Five Santa Barbara County water agencies want to reacquire State Water deliveries as a drought buffer, including Carpinteria which would need to move the water through Lake Cachuma. The lake water level has dropped so low that a pumping barge was installed to convey water to this intake tower supplying South Coast agencies. (David Flora photo)

Five Santa Barbara County water agencies want to reaquire their suspended amount of State Water Project deliveries to serve as a drought buffer, and the agreement is waiting on approval from the Board of Supervisors.

County agencies currently get State Water Project deliveries via pipeline, a process managed by the Central Coast Water Authority, but a certain amount was suspended in the early 1980s.

Carpinteria, Guadalupe, Santa Maria, Solvang and the Santa Ynez River Water Conservation District Improvement District No. 1 want that 12,214 acre-feet-per-year of water back, even at a high up-front cost.

On behalf of the water agencies, CCWA requested the reacquisition of that State Water Project water earlier this year and the Department of Water Resources OK’d it.

The Board of Supervisors delayed action last Tuesday and pushed the item to the Nov. 1 meeting.

“We want to move forward quickly if the board will agree to it,” CCWA executive director Ray Stokes said. “It’s kind of up in the air at this point; seeing as we entered our sixth year of drought, they’re still debating whether to bring additional water into this county.”

If it’s approved, the next steps are a California Environmental Quality Act process, paying costs to the Department of Water Resources and amending CCWA’s State Water Project contract to include this water — then delivery as needed, Stokes said.

“This water has incurred costs since it was suspended in the 1980s, so the agencies would have to repay those costs, about $30 million, and each agency would go and obtain financing or whatever they need to do and give us that money, and we pay DWR,” Stokes explained.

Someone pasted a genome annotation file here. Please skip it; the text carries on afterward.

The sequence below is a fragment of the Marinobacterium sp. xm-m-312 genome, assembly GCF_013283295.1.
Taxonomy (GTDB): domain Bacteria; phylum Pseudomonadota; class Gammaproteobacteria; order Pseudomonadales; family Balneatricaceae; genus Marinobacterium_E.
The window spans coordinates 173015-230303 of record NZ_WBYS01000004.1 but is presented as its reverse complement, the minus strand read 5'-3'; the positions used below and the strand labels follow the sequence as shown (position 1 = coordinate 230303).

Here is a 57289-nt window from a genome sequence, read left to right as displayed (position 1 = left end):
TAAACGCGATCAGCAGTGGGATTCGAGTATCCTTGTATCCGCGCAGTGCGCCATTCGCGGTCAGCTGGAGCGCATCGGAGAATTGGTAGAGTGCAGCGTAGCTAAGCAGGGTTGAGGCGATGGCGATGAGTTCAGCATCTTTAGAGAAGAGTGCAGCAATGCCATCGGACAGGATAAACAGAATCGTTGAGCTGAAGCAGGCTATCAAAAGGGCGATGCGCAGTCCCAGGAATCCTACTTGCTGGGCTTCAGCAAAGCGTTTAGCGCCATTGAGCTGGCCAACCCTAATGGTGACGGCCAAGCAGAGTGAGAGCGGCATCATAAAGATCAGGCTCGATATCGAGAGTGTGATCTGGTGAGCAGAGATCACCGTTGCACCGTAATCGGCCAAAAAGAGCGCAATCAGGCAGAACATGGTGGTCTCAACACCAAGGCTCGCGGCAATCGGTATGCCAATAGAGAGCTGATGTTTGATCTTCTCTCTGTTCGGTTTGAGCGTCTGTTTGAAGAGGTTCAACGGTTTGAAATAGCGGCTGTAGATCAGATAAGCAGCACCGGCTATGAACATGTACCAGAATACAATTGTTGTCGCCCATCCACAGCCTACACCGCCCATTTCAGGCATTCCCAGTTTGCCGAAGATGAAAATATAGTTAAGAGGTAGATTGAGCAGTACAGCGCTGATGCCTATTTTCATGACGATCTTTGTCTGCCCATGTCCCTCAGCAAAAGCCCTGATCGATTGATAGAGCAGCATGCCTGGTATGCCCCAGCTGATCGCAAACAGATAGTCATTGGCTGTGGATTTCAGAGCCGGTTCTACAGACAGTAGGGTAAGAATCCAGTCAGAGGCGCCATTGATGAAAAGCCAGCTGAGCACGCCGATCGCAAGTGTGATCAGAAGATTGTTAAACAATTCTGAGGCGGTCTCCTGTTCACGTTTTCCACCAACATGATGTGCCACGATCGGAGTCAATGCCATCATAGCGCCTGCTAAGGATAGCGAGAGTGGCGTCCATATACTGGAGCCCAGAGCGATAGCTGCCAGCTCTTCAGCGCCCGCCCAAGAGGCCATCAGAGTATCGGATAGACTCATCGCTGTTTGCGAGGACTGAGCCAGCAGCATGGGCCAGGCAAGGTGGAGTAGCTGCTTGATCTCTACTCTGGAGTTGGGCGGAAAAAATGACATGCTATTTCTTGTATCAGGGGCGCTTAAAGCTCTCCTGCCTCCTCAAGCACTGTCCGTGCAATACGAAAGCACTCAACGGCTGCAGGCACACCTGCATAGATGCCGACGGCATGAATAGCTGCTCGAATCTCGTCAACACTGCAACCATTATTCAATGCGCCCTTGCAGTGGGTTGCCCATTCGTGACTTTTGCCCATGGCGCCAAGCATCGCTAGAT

The agencies also will owe about $6.5 million to the county for its costs on the water, he added.

“The facilities were not built or sized to move this water, so that’s the difference — basically it’s going to serve as a drought buffer, which means any year the DWR allocation is less than 100 percent, we have the ability to bring additional water in.”

In years like the current year, when the allocation is 60 percent, CCWA would be able to pump in this water with the unused pipeline capacity.

The CCWA pipeline going into Lake Cachuma is at full capacity right now, pumping 24 hours a day, seven days a week for a total around 44 acre-feet per day. South Coast water agencies are “taking out as much as we’re pumping in,” Stokes said.

Lake Cachuma registered at 7.3-percent full as of Wednesday.

The CCWA, the Cachuma Operation and Maintenance Board, the Bureau of Reclamation and the county are evaluating the option of installing a direct pipeline for CCWA deliveries to avoid using the lake and pumping barge altogether.

“If the point becomes where the lake is not available to be used to transport State Water then we need another alternative to get water to the South Coast,” Stokes said.

Pipelines are not as constrained further up the system, so this drought buffer water can more easily get to Santa Maria and the Santa Ynez Valley, he said.

“We’re very hopeful the county Board of Supervisors will approve this because this water is desperately needed,” Stokes said.

There’s also the opportunity that, if these agencies don’t need the water in the future, it can be be sold or traded with other local agencies, he said. Just recently, Santa Maria sold 2,000 acre-feet of water to the Montecito Water District and another 1,000 acre-feet to the Goleta Water District. An acre-foot of water is equal to about 326,000 gallons, roughly the amount of water that two households use in a year.

Santa Maria Councilman Jack Boysen, who attended the Board of Supervisors meeting, told his council colleagues that the county has concerns about the risks the county would take on with this agreement for more water.

If all members of CCWA defaulted on the payments, county taxpayers could be on the hook, he said.

“It’s kind of a Chicken Little type of a problem,” Boysen said. “If the City of Santa Maria starts defaulting they’ve got a lot more trouble than Table A water.”

He said the city needs to strategize with staff and conduct additional outreach to some supervisors.

“I’m just not sure they understand the full importance of this, especially to the City of Santa Maria, and that’s where I think we’re seeing a little bit of a stumbling block,” Boysen said at the council meeting. “But we didn’t get a no. It’s not a no yet.

“I think we have a little bit of homework to do, but hopefully it will end with a positive outcome for the city of Santa Maria.”

— This story includes reporting from Noozhawk North County editor Janene Scully. Noozhawk managing editor Giana Magnoli can be reached at Follow Noozhawk on Twitter: @noozhawk, @NoozhawkNews and @NoozhawkBiz. Connect with Noozhawk on Facebook.